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Hard to put my disappointment into words. We all know that this is a tough game, but yesterday was like a cannonball to the stomach. After a freak stop at the waterfall bank, Phish and I had an uncharacteristic runout at the railroad corner, and ultimately finished with an uncompetitive score that did not benefit the US team. It stings bitterly, and fell far short of my own and my team’s expectations, and that is truly hard to swallow. We still have a job to do today and tomorrow to try and qualify for Tokyo, so that will be our focus now. While this result stinks, I am still beyond grateful for this horse, his owners, my family, my teammates, and the whole village of support here and at home that makes it possible to be at a major championship. I am sorry that it did not go better.

A post shared by Will Coleman Equestrian (@willcolemanequestrian) on

There was one thing still on the agenda for today, however. The competitors, journalists, and some very intrepid spectators braved the rain and ventured to a very soggy final horse inspection:

But we’ve said it once and we’ll say it a thousand more times: eventers are a hardy bunch. There’s one phase left yet, a job still to do, and the show will go on.

#Tryon2018 #TeamUSA #Tsetserleg #RidingInTheRain

Posted by Boyd Martin on Sunday, September 16, 2018

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Sunday Video from Total Saddle Fit: Waterfall Up-Banks? Pffft

One memorable aspect of the 2018 WEG cross country course was its water features. Exhibit A: those waterfall up-banks at #10.

Several horses took issue with the waterfall up-bank at #10. Photo by Leslie Wylie.

These things really tripped up some folks, and by “folks” I mean Olympians like Will Coleman, Mark Todd, Sandra Auffarth … all of whose horses landed off the boat and saw, well, one can only imagine what it was that they saw. Something like this?

“OH HELL NO.”

And then there were those crazy shooty-fountain jumps. They didn’t cause much trouble on paper, but some horses sure did give them the stink-eye.

Louise Svensson Jahde and Waikiki 207 (SWE). Photo by Leslie Threlkeld.

Basically this, right?

Terrifying.

Well, weenie WEG horses, it’s time to go home and face your fountain fears. Maybe that means sleeping with a sprinkler in your stall; maybe you just start small, an eye-dropper between the ears, and build up to a water bucket or two dumped on your head each day; I don’t know, I’m no four-star rider, that’s between you and your respective human. All I can do for you is share some inspiration.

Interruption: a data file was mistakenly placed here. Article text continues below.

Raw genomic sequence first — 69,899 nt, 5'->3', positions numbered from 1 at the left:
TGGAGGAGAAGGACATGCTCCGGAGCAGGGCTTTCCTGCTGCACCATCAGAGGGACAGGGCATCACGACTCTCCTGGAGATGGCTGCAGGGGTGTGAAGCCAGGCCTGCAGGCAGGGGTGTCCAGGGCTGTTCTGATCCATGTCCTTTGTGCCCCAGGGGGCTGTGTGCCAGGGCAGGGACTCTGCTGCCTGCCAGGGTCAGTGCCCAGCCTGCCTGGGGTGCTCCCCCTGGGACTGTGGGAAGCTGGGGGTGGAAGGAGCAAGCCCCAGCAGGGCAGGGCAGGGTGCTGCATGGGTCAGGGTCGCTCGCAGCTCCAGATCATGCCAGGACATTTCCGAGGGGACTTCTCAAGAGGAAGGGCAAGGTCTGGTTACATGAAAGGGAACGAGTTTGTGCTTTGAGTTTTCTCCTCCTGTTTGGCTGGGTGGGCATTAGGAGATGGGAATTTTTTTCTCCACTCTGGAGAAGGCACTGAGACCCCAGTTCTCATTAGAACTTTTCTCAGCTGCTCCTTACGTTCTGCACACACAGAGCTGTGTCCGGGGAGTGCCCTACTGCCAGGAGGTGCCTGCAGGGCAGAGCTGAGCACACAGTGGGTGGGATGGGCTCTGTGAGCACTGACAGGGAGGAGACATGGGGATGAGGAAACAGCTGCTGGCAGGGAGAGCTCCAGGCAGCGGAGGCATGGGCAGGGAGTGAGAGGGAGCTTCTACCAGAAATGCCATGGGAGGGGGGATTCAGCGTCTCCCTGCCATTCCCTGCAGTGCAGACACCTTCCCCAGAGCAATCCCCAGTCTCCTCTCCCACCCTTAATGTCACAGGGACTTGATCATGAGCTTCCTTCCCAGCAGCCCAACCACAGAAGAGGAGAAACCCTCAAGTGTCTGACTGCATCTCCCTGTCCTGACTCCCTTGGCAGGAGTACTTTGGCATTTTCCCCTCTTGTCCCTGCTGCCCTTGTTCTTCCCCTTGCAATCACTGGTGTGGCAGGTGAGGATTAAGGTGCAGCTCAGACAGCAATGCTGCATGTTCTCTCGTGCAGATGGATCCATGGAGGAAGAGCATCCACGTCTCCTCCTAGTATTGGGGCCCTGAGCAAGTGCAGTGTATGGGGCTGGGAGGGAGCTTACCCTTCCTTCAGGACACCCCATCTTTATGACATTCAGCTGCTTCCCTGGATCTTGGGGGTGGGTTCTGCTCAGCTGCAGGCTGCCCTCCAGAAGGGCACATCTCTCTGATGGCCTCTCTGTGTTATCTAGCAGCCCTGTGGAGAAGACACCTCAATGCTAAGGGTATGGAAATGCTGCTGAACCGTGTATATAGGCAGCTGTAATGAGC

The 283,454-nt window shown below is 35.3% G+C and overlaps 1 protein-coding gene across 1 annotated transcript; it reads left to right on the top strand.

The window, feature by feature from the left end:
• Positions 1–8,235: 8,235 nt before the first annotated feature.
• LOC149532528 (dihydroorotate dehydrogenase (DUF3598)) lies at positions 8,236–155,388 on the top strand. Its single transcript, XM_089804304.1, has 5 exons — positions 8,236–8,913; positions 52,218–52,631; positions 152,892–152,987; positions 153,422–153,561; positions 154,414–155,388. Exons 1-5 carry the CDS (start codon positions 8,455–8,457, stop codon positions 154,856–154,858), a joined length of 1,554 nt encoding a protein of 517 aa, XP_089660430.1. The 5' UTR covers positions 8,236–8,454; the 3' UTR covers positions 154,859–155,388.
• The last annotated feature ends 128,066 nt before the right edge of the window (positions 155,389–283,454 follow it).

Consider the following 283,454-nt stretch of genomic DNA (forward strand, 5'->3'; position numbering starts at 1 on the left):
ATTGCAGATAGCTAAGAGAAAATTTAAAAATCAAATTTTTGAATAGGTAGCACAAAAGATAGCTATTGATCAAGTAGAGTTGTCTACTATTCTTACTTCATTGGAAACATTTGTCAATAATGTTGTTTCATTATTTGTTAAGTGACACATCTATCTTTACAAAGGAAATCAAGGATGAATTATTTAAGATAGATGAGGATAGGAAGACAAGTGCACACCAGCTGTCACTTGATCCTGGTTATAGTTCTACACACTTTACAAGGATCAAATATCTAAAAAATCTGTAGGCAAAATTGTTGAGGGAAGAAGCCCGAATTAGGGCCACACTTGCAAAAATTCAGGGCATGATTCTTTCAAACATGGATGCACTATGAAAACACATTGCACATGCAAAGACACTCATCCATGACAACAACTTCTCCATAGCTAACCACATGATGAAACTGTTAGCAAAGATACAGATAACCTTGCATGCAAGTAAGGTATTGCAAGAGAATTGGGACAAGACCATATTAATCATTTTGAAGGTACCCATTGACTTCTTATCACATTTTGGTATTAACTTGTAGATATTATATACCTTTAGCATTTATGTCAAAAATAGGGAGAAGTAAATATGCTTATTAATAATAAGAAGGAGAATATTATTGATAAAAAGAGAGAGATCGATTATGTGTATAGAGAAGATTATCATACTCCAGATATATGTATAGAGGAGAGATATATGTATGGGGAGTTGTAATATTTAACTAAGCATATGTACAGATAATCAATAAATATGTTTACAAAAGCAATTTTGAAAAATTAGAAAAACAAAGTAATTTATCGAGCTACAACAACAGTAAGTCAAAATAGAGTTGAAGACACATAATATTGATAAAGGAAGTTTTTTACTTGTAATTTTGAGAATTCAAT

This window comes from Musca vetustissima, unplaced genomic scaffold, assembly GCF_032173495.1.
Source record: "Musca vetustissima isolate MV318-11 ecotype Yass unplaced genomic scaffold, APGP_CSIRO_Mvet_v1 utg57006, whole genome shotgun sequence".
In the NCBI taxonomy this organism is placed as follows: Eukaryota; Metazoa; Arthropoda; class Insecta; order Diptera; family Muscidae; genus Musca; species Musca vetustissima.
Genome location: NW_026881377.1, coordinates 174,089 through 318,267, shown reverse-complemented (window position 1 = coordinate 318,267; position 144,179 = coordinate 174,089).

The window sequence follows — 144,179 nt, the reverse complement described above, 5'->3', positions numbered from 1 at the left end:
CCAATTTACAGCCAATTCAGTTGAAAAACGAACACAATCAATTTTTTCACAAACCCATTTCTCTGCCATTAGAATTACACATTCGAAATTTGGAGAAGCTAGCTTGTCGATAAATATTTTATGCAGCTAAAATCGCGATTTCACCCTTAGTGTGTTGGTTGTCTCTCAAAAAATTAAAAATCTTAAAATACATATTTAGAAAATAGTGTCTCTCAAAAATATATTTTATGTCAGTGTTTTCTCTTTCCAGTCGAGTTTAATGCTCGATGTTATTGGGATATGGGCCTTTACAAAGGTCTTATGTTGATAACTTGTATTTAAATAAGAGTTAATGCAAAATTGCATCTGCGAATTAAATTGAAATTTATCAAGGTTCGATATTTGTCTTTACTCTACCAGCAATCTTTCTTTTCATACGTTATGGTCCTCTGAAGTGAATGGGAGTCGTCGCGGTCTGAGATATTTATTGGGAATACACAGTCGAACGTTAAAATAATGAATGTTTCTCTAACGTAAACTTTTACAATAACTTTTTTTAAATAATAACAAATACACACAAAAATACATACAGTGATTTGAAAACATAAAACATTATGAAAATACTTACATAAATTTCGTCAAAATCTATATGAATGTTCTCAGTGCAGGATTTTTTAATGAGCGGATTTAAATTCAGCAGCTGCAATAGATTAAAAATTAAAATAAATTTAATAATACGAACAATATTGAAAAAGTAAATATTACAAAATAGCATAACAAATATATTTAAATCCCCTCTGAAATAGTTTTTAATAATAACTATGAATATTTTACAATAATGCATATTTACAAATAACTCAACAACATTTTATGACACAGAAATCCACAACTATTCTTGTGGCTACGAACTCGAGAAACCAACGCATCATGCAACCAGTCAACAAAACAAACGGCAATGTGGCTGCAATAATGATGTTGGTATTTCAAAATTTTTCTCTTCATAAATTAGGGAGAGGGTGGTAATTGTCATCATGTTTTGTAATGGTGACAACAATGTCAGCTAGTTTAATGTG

Someday, with a lot of hard training, you too can be as brave as these horses.

Kudos to that horse: he was just walking along, minding his own business, getting in the zone to do his show jumping course and then, boom, SURPRISE WATER CANNON! But you know what? He kept a cool head about the situation and went on to jump a clean round! Yeah, that’s the kind of horse you can send down Niagra Falls in a barrel. And then there’s this one:

Water Jumping

#WowJumping | PegaseBuzz

Pendant que toi, t’arrives à peine à passer une flaque, y en a qui s’amusent à faire ça. Y a pas de justice.

Posted by PegaseBuzz on Tuesday, November 29, 2016

Well, it’s something to aspire to. Best of luck to all tomorrow, and Go Eventing.

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Specifically for eventers, the StretchTec Shoulder Relief Girth now comes in two shades of brown to match monoflap jump saddles! Let your horse move more freely and breathe easier by using the same girth as Tamra Smith. See them all here: totalsaddlefit.com

Soggy Sights and Sounds from Sunday at Tryon

Some areas around Tryon remain flooded. Photo by Shelby Allen.

Florence was no match for eventers Sunday at WEG. There were some scheduling fluctuations, but eventually horses were trotted up for the final inspection. While Jenni covered that emotional rollercoaster (you can find her report here), Leslie Threlkeld and I decided to explore and see how the venue fared in the weather.

First, the areas for horses are absolutely fine. We’ve seen no flooding in/around barns or arenas. Multiple grooms have confirmed with EN that stalls and aisle ways are completely dry. So as always the horses will continue to be comfortable.

Sandbags are in place to keep out any potential water. Photo by Shelby Allen.

The arenas also fared well in the storm with little to no standing water. Photo by Shelby Allen.